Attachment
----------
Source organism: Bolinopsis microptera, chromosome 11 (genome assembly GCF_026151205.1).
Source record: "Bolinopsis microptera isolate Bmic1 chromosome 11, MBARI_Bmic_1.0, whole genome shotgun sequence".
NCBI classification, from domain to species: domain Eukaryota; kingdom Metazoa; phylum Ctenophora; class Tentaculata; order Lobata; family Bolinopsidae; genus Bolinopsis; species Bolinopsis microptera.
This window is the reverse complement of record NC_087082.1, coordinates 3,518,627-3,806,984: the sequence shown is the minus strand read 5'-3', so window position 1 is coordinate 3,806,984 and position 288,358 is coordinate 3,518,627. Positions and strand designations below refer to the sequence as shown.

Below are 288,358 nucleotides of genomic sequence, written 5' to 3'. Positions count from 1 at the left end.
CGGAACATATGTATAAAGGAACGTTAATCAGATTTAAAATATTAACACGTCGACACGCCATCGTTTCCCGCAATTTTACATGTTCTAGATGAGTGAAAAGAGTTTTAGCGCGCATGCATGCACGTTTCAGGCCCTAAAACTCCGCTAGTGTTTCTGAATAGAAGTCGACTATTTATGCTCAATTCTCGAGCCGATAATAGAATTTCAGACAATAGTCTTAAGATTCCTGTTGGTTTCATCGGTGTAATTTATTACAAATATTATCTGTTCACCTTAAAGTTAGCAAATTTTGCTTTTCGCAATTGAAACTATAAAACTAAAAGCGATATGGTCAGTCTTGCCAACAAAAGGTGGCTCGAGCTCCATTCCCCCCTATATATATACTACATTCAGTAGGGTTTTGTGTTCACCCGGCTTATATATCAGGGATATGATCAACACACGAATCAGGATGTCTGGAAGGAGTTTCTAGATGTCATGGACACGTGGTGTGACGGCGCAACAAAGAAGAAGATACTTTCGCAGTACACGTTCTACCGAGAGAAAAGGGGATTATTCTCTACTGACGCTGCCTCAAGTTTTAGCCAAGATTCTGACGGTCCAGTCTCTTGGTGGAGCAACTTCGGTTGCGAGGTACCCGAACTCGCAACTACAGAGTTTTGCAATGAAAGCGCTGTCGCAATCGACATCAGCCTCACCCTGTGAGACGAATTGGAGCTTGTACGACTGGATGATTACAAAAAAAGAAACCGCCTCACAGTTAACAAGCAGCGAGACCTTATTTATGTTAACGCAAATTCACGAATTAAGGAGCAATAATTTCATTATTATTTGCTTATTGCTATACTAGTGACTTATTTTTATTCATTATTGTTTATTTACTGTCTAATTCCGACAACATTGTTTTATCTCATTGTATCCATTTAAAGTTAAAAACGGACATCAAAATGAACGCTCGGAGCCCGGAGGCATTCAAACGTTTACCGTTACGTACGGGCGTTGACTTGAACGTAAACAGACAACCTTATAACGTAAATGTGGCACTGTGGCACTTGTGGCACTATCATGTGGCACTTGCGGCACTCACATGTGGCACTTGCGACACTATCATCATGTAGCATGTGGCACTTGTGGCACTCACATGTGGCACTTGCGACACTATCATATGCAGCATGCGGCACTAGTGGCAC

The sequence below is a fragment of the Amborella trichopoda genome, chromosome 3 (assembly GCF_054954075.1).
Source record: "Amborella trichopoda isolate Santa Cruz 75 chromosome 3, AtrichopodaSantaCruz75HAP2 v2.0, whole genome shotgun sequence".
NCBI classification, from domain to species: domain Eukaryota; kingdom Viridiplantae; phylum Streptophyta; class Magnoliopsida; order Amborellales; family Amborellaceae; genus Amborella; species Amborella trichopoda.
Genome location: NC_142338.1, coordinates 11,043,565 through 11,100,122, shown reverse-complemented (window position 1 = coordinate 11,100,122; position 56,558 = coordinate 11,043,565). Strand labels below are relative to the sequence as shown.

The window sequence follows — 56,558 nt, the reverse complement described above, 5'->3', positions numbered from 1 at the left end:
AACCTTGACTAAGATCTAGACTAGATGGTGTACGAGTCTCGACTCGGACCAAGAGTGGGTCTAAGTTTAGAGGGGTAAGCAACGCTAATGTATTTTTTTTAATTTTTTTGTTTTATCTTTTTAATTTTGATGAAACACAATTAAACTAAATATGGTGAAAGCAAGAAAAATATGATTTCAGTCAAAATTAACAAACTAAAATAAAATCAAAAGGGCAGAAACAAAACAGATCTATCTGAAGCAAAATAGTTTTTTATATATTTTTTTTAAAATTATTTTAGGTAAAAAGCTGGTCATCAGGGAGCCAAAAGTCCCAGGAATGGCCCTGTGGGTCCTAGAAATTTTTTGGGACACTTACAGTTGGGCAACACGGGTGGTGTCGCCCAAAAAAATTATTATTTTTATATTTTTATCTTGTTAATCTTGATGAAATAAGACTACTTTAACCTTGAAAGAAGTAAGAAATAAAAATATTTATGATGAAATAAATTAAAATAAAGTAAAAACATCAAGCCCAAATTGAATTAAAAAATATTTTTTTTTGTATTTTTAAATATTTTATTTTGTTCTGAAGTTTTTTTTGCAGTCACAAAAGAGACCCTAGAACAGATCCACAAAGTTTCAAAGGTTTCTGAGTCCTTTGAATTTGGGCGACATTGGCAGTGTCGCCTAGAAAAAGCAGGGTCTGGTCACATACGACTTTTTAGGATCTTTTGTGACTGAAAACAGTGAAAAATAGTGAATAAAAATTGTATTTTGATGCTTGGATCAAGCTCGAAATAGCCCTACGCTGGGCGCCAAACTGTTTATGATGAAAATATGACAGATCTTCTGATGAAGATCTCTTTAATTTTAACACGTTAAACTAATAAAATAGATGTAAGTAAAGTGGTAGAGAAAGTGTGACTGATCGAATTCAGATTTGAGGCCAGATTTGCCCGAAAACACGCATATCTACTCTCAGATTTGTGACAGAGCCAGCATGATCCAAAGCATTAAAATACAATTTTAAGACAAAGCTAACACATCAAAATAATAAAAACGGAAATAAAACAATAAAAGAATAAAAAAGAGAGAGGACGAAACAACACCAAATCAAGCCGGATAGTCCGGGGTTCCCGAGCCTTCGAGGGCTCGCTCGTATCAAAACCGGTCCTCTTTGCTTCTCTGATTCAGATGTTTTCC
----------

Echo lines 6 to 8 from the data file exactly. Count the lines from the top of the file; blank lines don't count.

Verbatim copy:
CGGAACATATGTATAAAGGAACGTTAATCAGATTTAAAATATTAACACGTCGACACGCCATCGTTTCCCGCAATTTTACATGTTCTAGATGAGTGAAAAGAGTTTTAGCGCGCATGCATGCACGTTTCAGGCCCTAAAACTCCGCTAGTGTTTCTGAATAGAAGTCGACTATTTATGCTCAATTCTCGAGCCGATAATAGAATTTCAGACAATAGTCTTAAGATTCCTGTTGGTTTCATCGGTGTAATTTATTACAAATATTATCTGTTCACCTTAAAGTTAGCAAATTTTGCTTTTCGCAATTGAAACTATAAAACTAAAAGCGATATGGTCAGTCTTGCCAACAAAAGGTGGCTCGAGCTCCATTCCCCCCTATATATATACTACATTCAGTAGGGTTTTGTGTTCACCCGGCTTATATATCAGGGATATGATCAACACACGAATCAGGATGTCTGGAAGGAGTTTCTAGATGTCATGGACACGTGGTGTGACGGCGCAACAAAGAAGAAGATACTTTCGCAGTACACGTTCTACCGAGAGAAAAGGGGATTATTCTCTACTGACGCTGCCTCAAGTTTTAGCCAAGATTCTGACGGTCCAGTCTCTTGGTGGAGCAACTTCGGTTGCGAGGTACCCGAACTCGCAACTACAGAGTTTTGCAATGAAAGCGCTGTCGCAATCGACATCAGCCTCACCCTGTGAGACGAATTGGAGCTTGTACGACTGGATGATTACAAAAAAAGAAACCGCCTCACAGTTAACAAGCAGCGAGACCTTATTTATGTTAACGCAAATTCACGAATTAAGGAGCAATAATTTCATTATTATTTGCTTATTGCTATACTAGTGACTTATTTTTATTCATTATTGTTTATTTACTGTCTAATTCCGACAACATTGTTTTATCTCATTGTATCCATTTAAAGTTAAAAACGGACATCAAAATGAACGCTCGGAGCCCGGAGGCATTCAAACGTTTACCGTTACGTACGGGCGTTGACTTGAACGTAAACAGACAACCTTATAACGTAAATGTGGCACTGTGGCACTTGTGGCACTATCATGTGGCACTTGCGGCACTCACATGTGGCACTTGCGACACTATCATCATGTAGCATGTGGCACTTGTGGCACTCACATGTGGCACTTGCGACACTATCATATGCAGCATGCGGCACTAGTGGCAC

The sequence below is a fragment of the Amborella trichopoda genome, chromosome 3 (assembly GCF_054954075.1).
Source record: "Amborella trichopoda isolate Santa Cruz 75 chromosome 3, AtrichopodaSantaCruz75HAP2 v2.0, whole genome shotgun sequence".